It didn’t work out quite that way; we had dinner out, got to Vespers, joined people for their meal (I hadn’t known the parish was providing a meal), and then Fr. Chris gave a talk, which I also hadn’t known he was going to do.  By the time he got around to confessions, it was 9:00 pm, and we still had an hour’s drive back home, in the dark and cold — and there was already a long line to talk to this priest.  So we just shrugged, said, “Nice try,” and headed home.

The next day was cloudy and cold.  We went to Liturgy at our local parish, and around 3:00 I was sitting around at home waiting for it to be time to start supper when the hubster comes up and says, “What’s the schedule for today at St. Demetrios?”

“They’re having a meal at around 5:00, and then Fr. Chris is hearing confessions again.”

“Would you like to go?”

Is breathing in and out a good idea?  But instead I said, “I can’t ask that of you.  We already made that drive last night, and it’s going to be another cold, dark drive.  And I have chicken for supper.”

“Are they having supper there?”

“Well, yeah….”

“I think it would be good for you to go.  It would be spiritually healthy.  C’mon, get your coat.”

SAY WHAT?!?!?!

And off we went to Saco again.  We enjoyed the meal greatly (for one thing, there was a lot more food, since people weren’t fasting for Communion), Fr. Chris gave another talk, and then he and the priest of the parish decided to hold “Apodypnou” — Compline, to us non-Greek-speakers — which the priest of the parish would conduct while Fr. Chris heard confessions.  There was another ugly rush to the church, and I said something to the parish priest’s wife about not having been able to talk to him the previous evening — and bless her, she asked everybody to let us go first, since we did have a long drive ahead of us.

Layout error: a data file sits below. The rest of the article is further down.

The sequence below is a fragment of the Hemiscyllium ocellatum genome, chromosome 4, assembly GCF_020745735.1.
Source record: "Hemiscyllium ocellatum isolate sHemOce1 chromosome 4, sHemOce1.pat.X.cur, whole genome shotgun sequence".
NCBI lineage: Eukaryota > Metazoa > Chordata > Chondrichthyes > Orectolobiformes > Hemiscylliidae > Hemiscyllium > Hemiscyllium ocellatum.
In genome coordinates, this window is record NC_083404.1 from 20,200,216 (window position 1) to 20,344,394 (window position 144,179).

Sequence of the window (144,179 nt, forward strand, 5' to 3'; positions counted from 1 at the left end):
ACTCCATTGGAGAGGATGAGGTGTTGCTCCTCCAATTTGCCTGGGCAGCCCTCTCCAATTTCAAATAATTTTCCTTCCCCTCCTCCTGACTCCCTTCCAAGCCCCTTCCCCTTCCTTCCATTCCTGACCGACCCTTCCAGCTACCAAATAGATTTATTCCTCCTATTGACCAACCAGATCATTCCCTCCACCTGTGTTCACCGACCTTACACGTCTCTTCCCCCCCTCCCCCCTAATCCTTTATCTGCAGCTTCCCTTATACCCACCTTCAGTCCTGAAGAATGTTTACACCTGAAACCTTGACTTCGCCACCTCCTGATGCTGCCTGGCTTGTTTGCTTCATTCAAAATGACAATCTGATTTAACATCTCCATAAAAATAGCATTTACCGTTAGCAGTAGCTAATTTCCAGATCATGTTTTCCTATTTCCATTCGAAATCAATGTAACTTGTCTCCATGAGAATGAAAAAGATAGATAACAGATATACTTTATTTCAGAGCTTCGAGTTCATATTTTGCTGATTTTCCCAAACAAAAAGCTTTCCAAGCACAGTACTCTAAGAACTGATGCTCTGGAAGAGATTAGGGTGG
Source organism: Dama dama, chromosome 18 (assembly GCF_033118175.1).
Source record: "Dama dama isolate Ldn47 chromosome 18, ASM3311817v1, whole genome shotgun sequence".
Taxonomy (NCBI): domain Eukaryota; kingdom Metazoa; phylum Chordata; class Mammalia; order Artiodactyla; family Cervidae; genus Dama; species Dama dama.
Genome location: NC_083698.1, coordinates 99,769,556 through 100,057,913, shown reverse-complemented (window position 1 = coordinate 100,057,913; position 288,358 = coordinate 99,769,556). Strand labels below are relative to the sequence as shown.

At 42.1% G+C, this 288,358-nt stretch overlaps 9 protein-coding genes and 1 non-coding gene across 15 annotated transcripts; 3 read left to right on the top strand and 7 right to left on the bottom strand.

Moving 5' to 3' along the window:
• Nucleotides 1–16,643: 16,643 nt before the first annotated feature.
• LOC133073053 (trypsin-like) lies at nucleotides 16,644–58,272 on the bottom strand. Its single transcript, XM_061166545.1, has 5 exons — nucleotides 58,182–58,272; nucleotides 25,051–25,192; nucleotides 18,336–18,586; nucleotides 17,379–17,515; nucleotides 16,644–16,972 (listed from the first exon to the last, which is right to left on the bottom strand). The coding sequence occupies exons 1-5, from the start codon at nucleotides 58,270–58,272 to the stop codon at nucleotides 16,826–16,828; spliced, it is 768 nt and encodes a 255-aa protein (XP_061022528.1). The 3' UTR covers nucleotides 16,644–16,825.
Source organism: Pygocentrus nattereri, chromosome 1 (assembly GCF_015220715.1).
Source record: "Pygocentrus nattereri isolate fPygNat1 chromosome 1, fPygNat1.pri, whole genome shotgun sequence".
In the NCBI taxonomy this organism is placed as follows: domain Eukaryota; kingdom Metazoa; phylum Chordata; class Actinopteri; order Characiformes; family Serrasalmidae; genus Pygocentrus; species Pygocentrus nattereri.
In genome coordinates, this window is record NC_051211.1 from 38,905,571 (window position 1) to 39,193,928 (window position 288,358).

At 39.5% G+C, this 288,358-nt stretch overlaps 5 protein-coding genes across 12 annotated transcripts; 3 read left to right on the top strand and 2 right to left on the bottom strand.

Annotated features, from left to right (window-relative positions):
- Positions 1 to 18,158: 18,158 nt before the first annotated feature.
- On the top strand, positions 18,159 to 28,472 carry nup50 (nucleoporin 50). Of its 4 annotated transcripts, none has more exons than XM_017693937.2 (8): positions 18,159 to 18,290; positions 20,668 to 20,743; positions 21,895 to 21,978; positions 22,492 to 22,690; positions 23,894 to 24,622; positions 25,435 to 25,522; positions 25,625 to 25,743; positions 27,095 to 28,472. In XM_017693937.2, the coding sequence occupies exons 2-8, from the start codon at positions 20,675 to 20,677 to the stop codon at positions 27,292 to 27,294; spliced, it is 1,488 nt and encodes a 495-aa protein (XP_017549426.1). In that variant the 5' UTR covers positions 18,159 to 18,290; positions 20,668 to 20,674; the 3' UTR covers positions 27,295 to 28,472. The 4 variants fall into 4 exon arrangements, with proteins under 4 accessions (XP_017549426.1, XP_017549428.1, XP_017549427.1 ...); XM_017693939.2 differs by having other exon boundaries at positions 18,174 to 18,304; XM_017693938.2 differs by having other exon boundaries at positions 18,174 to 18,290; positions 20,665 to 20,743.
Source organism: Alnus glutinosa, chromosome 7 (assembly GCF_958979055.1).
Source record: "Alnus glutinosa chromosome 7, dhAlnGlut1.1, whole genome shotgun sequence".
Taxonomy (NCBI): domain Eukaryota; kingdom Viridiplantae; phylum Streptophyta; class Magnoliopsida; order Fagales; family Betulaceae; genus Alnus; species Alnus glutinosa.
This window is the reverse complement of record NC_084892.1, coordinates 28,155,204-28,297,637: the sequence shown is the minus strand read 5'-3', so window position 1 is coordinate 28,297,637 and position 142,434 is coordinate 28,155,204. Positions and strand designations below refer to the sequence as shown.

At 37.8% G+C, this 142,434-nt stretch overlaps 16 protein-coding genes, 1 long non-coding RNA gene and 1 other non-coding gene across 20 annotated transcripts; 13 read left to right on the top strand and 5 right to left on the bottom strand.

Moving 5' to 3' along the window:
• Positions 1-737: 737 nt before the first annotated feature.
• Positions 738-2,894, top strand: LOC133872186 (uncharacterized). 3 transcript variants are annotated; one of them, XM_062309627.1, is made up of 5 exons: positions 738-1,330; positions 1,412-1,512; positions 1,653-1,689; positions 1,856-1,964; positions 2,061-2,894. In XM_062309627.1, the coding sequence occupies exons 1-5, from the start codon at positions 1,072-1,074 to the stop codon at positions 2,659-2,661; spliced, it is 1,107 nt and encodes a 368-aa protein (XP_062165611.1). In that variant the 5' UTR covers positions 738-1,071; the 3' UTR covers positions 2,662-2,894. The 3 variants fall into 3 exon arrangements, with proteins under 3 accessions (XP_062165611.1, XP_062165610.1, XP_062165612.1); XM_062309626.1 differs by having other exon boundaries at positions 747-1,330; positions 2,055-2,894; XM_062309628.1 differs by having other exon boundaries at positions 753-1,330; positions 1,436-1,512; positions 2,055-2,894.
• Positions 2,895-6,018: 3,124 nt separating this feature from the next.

When I was done, Fr. Chris said, “What about Jim?”  He was so surprised to learn that the hubster isn’t Orthodox, but said, “Well, tell him to come over here and I’ll bless him anyway.”  Jim was floored.  I guess he isn’t used to positive attention from priests (maybe that’s where Catholics used to get the idea that they should stay under God’s radar scope??).  So Fr. Chris blessed him, and we left the church — would have loved to stay for Compline, but it was inching towards 8:00 pm, and we still had that hour-long drive ahead of us —

And that was when we discovered that we would be driving through snow.  Always dicey, but the first snowfall of the season, people still aren’t used to driving in snow, and they take crazy chances.  But Fr. Chris’s blessings saw us through the storm, which mostly covered the fields — the road was still too warm to retain a coating of snow — and we got home in one piece.

And that was the last we saw of snow, from that day to this.  Now — I hope I haven’t just jinxed the weather, so that we get dumped on every single day between now and Pascha.